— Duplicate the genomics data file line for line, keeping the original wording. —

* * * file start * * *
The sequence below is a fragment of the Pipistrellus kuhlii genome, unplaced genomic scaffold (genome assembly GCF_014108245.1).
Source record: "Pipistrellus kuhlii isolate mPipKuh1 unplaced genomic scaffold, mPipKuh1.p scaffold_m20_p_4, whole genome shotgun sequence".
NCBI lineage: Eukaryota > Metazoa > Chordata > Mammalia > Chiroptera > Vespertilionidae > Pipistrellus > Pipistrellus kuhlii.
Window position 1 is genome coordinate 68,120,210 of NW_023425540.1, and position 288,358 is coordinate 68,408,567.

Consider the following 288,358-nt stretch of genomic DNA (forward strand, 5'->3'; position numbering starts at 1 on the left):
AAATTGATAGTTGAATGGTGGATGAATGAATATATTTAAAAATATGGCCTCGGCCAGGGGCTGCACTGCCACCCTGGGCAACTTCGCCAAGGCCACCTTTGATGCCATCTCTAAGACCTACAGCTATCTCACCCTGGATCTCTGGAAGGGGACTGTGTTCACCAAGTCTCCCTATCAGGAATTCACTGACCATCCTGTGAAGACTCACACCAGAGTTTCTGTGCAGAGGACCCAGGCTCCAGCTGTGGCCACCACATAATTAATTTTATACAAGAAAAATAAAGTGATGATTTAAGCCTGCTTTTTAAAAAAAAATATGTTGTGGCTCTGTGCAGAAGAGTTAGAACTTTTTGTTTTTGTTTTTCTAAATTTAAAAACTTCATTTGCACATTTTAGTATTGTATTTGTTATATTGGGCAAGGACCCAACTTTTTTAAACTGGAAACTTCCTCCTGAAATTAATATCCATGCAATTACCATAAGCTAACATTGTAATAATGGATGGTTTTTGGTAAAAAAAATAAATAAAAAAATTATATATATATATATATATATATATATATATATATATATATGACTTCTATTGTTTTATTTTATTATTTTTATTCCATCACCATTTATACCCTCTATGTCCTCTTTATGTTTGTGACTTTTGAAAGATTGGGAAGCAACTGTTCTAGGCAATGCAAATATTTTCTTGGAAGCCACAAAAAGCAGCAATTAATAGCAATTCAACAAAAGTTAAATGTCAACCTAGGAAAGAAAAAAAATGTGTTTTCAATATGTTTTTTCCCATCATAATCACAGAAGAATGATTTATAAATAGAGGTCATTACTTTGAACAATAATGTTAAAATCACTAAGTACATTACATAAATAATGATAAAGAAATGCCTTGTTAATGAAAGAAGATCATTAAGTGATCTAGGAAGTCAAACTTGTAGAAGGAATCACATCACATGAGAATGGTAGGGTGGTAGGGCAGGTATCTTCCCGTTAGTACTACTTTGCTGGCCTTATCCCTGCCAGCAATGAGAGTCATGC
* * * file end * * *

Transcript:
The sequence below is a fragment of the Pipistrellus kuhlii genome, unplaced genomic scaffold (genome assembly GCF_014108245.1).
Source record: "Pipistrellus kuhlii isolate mPipKuh1 unplaced genomic scaffold, mPipKuh1.p scaffold_m20_p_4, whole genome shotgun sequence".
NCBI lineage: Eukaryota > Metazoa > Chordata > Mammalia > Chiroptera > Vespertilionidae > Pipistrellus > Pipistrellus kuhlii.
Window position 1 is genome coordinate 68,120,210 of NW_023425540.1, and position 288,358 is coordinate 68,408,567.

Consider the following 288,358-nt stretch of genomic DNA (forward strand, 5'->3'; position numbering starts at 1 on the left):
AAATTGATAGTTGAATGGTGGATGAATGAATATATTTAAAAATATGGCCTCGGCCAGGGGCTGCACTGCCACCCTGGGCAACTTCGCCAAGGCCACCTTTGATGCCATCTCTAAGACCTACAGCTATCTCACCCTGGATCTCTGGAAGGGGACTGTGTTCACCAAGTCTCCCTATCAGGAATTCACTGACCATCCTGTGAAGACTCACACCAGAGTTTCTGTGCAGAGGACCCAGGCTCCAGCTGTGGCCACCACATAATTAATTTTATACAAGAAAAATAAAGTGATGATTTAAGCCTGCTTTTTAAAAAAAAATATGTTGTGGCTCTGTGCAGAAGAGTTAGAACTTTTTGTTTTTGTTTTTCTAAATTTAAAAACTTCATTTGCACATTTTAGTATTGTATTTGTTATATTGGGCAAGGACCCAACTTTTTTAAACTGGAAACTTCCTCCTGAAATTAATATCCATGCAATTACCATAAGCTAACATTGTAATAATGGATGGTTTTTGGTAAAAAAAATAAATAAAAAAATTATATATATATATATATATATATATATATATATATATATATGACTTCTATTGTTTTATTTTATTATTTTTATTCCATCACCATTTATACCCTCTATGTCCTCTTTATGTTTGTGACTTTTGAAAGATTGGGAAGCAACTGTTCTAGGCAATGCAAATATTTTCTTGGAAGCCACAAAAAGCAGCAATTAATAGCAATTCAACAAAAGTTAAATGTCAACCTAGGAAAGAAAAAAAATGTGTTTTCAATATGTTTTTTCCCATCATAATCACAGAAGAATGATTTATAAATAGAGGTCATTACTTTGAACAATAATGTTAAAATCACTAAGTACATTACATAAATAATGATAAAGAAATGCCTTGTTAATGAAAGAAGATCATTAAGTGATCTAGGAAGTCAAACTTGTAGAAGGAATCACATCACATGAGAATGGTAGGGTGGTAGGGCAGGTATCTTCCCGTTAGTACTACTTTGCTGGCCTTATCCCTGCCAGCAATGAGAGTCATGC